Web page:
16. Procedures/Appeals

Cotton v. Express Employment Professionals – 16.93

Cotton v. Express Employment Professionals
Digest No. 16.93

Section 421.62

Cite as: Cotton v Express Employment Professionals, unpublished opinion of the Maycomb County Circuit Court, issued June 5, 2017 (Docket No. 2016 -4047-AE).

Court: Macomb County Circuit Court
Appeal pending: Yes
Claimant: Yvette Cotton
Employer: Express Employment Professionals
Date of decision: June 5, 2017

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HOLDING: The court found that the Agency lacked jurisdiction to issue a redetermination of the claimant’s “benefit check determinations” under 32a(2), which holds that the Agency must have good cause to reconsider a prior determination or redetermination after the 30-day period has expired and must re-open within a year of the previous determination. The court therefore found it unnecessary to address the timeliness of the claimant’s subsequent protests.

FACTS: Claimant had received benefits and the Agency issued her redeterminations accusing her of committing fraud. She was required to repay the amount received in benefits plus penalty. The Agency did not receive a timely employer protest, and the employer did not show good cause for issuing a late protest.

The Agency argued that the benefit check determinations under 32(f) of the Act were sufficient to allow it to issue redeterminations. The Court disagreed.

DECISION: The Court’s decision rested on procedural due process. It decided that the method employed by the Agency in issuing the redetermination violated claimant’s due process rights. The court remanded for further proceedings to determine the basis for the determinations, but noted it did not need to reach Claimant’s good cause for late appeal, as the redeterminations were issued erroneously.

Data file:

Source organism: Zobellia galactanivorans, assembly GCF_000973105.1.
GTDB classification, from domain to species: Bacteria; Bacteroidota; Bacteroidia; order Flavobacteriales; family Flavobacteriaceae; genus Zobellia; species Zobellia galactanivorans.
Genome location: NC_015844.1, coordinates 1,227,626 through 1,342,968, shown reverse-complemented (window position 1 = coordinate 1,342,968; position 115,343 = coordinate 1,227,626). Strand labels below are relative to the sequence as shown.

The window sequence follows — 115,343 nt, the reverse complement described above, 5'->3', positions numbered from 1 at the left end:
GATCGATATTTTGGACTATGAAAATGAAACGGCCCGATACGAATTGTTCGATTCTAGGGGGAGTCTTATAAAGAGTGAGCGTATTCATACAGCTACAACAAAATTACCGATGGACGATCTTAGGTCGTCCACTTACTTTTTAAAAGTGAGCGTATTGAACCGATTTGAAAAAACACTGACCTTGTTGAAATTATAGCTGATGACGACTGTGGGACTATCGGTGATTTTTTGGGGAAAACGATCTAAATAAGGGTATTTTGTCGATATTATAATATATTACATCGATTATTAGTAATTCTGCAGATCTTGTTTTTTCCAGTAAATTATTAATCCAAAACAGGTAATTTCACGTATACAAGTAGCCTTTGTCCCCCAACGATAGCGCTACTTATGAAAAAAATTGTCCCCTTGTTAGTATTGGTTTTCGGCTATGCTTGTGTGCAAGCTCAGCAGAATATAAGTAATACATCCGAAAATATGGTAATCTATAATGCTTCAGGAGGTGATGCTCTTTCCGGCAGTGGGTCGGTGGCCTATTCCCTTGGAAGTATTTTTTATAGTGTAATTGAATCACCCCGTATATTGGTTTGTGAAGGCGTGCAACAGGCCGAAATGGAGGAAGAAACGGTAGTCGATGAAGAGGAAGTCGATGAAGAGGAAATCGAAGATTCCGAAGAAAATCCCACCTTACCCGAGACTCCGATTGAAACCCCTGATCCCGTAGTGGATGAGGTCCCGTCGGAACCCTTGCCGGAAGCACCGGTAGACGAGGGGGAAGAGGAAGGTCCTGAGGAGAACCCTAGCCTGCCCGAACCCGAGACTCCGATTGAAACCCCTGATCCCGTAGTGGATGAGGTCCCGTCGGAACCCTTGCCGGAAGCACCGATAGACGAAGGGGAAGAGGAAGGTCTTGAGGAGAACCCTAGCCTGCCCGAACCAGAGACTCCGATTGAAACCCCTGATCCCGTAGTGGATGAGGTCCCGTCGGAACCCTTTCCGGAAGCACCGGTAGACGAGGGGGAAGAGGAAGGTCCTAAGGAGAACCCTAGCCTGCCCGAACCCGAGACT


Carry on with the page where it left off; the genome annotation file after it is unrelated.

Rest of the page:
RATIONALE: The court’s decision stemmed from both a statutory construction of the MESA and due process. The court demurred the Agency’s contention that section 62 of the Act gave it authority to issue determinations and redeterminations. Rather, the court reasoned, MESA gives the Agency authority under 32a. This means that the Agency does not have broad, sweeping authority, over the course of three years, to make determinations and redeterminations. They must do so within the parameters of 32a and 32.

The court made clear that the deficiencies in the Agency’s process meant the court did not need to address Claimant’s good cause for reopening.

Digest author: Travis R. Miller, Michigan Law, Class of 2018
Digest updated: January 2, 2018

04. Total or Partial Unemployment

Walters v Kelsey Hayes Wheel Co – 4.08

Walters v Kelsey Hayes Wheel Co
Digest no. 4.08

Section 48

Cite as: Walters v Kelsey Hayes Wheel Co, unpublished opinion of the Wayne Circuit Court, issued January 31, 1980 (Docket No. 74 005517 AE).

Appeal pending: No
Claimant: Johnnie Walters
Employer: Kelsey Hayes Wheel Co.
Docket no.: B73 1040 43943
Date of decision: January 31, 1980

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CIRCUIT COURT HOLDING: Back pay received as the result of a Civil Rights Commission settlement agreement more than one year after benefits are paid, is remuneration under Section 48 of the Act and is good cause for redetermination of the claimant’s eligibility.

FACTS: The claimant filed a complaint with the Michigan Civil Rights Commission in July, 1967, following his discharge by the employer. “On September 29, 1972, claimant and employer settled the Civil Rights claim by a stipulation which provided that the employer pay to the claimant back pay totaling $9,897.75.” “On October 30, 1972, employer notified the MESC of the stipulated settlement and requested a redetermination of claimant’s eligibility for benefits.”

DECISION: The back pay is remuneration under the Act.

RATIONALE: “The Commission held that inasmuch as more than one year has elapsed since the time the benefit payments were paid, the Commission lacked jurisdiction to redetermine claimant’s eligibility.

“The Referee reversed the Commission.”

“The transcript of the proceedings before the Referee on February 28, 1973, makes it clear that the settlement of $28,609.31 specifically included $9,897.75 as back pay for the time which claimant had drawn unemployment.”

Digest Author: Board of Review (original digest here)
Digest Updated: